Second, the pool of 500 blocks can be increased by completing tasks/achievements in the game. Based on the difficulty of the achievement, a commensurate reward of more PandaBlocs is gained. Early-game achievements offer 50-block to 250-block rewards. Later achievements can and will award larger quantities of blocks, with rewards in the thousands being infrequent but possible. The average late-game achievement reward lies within the 500-block to 750-block range.
Third, there are hidden easter eggs scattered around the world. For example, a player who builds a tall structure that can reach the cloud layer (which is comparatively a lot closer to the ground than in the real world) will find that clouds can be walked on and built on – allowing the creation of sky resorts or flying cities, and unlocking rare Winged Pandas as an NPC that can appear in the world. These easter eggs are never explicitly hinted at, and are left to the player to discover. However, their general presence is shown by a “throwaway” easter egg that will be accessed during the earliest stages of the game. If the player inadvertently places blocks over an uncommonly large and colorful flower, the flower will transform into a decorative item that can be obtained and placed at the player’s desired location (this is not the case for normal terrain greenery which is overridden by blocks). This easter egg serves to enlighten the player that certain unconventional actions may produce a desirable effect.
Fourth, some achievements will award specific items instead of blocks. These range from prefabricated structures or doodads that can be placed in the world, to accessories that can be placed on the NPC pandas to change their appearances (eg. ribbons, bow ties, hats, fur dye to change colors). Additionally, blocks of new materials can be obtained this way, eg. gold PandaBlocs, glass PandaBlocs, but these will be limited in number and unsuited for large building projects, instead being used as highlights for structures made from regular blocks.
Options exist for monetizing the game, though they need not be employed to make the game work.
The PandaBloc unit can be purchased in bulk, for those who wish to build more complex structures without meeting the achievement requirements in order to earn more blocks.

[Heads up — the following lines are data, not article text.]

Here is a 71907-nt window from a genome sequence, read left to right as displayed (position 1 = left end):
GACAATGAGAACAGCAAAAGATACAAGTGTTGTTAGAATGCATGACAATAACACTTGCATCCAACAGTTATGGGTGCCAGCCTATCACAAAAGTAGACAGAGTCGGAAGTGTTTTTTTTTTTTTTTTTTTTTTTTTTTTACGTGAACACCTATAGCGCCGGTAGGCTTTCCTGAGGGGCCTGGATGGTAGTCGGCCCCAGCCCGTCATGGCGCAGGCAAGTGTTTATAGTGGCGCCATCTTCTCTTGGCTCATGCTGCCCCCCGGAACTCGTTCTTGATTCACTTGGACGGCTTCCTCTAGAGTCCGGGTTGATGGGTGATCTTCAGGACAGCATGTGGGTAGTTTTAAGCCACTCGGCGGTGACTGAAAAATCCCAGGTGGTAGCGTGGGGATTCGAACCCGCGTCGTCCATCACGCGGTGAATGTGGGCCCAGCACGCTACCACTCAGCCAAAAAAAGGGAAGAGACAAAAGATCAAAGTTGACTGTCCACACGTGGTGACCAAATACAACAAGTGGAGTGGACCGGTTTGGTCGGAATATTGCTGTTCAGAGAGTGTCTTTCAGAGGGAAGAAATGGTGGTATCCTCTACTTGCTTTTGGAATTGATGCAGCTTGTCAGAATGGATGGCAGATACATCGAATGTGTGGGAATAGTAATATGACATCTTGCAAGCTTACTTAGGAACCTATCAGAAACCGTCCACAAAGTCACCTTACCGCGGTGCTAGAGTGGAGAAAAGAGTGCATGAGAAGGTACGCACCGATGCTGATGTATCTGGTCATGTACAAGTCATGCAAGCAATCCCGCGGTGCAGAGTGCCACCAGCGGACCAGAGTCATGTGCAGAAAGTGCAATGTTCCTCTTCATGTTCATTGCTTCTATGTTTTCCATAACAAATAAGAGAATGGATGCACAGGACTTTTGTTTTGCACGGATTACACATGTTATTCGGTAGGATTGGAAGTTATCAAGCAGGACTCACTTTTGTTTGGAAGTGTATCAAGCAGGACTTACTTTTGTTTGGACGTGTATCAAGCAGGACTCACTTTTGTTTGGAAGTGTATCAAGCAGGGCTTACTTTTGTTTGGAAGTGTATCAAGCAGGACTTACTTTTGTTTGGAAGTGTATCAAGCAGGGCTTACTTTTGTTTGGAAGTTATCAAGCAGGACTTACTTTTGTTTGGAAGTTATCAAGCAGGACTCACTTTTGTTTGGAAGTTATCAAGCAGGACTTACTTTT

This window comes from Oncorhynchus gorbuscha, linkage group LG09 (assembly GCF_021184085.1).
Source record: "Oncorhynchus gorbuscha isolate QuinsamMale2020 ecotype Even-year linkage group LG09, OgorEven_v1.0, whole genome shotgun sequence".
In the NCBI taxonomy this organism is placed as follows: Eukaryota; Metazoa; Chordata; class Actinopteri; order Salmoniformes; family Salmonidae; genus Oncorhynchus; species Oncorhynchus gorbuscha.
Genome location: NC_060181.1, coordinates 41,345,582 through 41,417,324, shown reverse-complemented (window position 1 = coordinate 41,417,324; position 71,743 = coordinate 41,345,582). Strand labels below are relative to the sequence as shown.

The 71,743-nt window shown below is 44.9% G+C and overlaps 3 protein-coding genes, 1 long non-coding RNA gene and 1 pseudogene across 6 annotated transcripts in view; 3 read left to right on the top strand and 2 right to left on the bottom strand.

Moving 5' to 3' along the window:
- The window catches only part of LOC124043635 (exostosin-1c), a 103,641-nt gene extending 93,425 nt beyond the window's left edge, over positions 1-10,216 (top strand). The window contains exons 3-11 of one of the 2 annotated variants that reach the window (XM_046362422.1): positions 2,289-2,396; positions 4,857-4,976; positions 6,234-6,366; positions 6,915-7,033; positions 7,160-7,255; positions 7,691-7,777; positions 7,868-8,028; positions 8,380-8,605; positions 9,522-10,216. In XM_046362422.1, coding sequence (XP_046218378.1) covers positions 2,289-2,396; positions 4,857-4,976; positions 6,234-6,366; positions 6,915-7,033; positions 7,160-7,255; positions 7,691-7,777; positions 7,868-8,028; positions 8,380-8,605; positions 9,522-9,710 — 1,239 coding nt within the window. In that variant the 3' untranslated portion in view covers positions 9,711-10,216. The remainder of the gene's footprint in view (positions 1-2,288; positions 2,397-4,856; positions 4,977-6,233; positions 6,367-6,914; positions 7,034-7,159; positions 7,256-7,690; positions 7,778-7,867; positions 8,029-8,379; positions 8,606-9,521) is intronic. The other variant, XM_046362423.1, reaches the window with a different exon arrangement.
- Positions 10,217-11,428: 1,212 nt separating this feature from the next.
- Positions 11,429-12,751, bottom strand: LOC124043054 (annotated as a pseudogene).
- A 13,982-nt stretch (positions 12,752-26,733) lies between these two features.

The PandaBlocs of unconventional materials can also be purchased in bulk, which is difficult to attain in-game due to the low supply. This allows structures to be made entirely of rare blocks, though there is no merit beyond aesthetics in doing this.
Panda tenants can be purchased, particularly those of a specific appearance. This is desirable for players who compulsively wish to complete a set (eg. Rainbow Pandas, Beachwear Pandas, etc.) or simply attain a relatively rare and outstanding NPC for their world (eg. Panda with sparkling aura, fashionable outfit, Wings, special behaviors like dancing or performing tricks, etc.).
Finally, accessories to place on the pandas or in the world, which are normally found via achievements, may be purchased for immediate access and use.
The level of player customization is fairly low, by intentional design.
The player avatar is not seen by the controlling player, as the point of view is first person. Avatars of visiting players are represented by basic Pandas with names over their heads.
In this sense, there is little customization possible for the player with regard to their avatar – the focus and intent is that the player views the world as the object they need to customize, as opposed to the usually unseen avatar, that is simply a vehicle to traverse and interact with the world.
W/A/S/D to move around
Mouselook smoothly changes field of view, with faint crosshairs in center screen
Clicking left mouse places a block at the crosshairs, within roughly 10 in-game meters of the avatar, unless the crosshairs are over an NPC Panda, in which case the mouse click will “pat” or “stroke” the panda causing a happy reaction
Clicking left mouse and dragging places a line of blocks smoothly
Clicking left mouse and dragging while pressing the SHIFT key enables a planar area to be delineated, which will be filled with blocks upon the release of the SHIFT key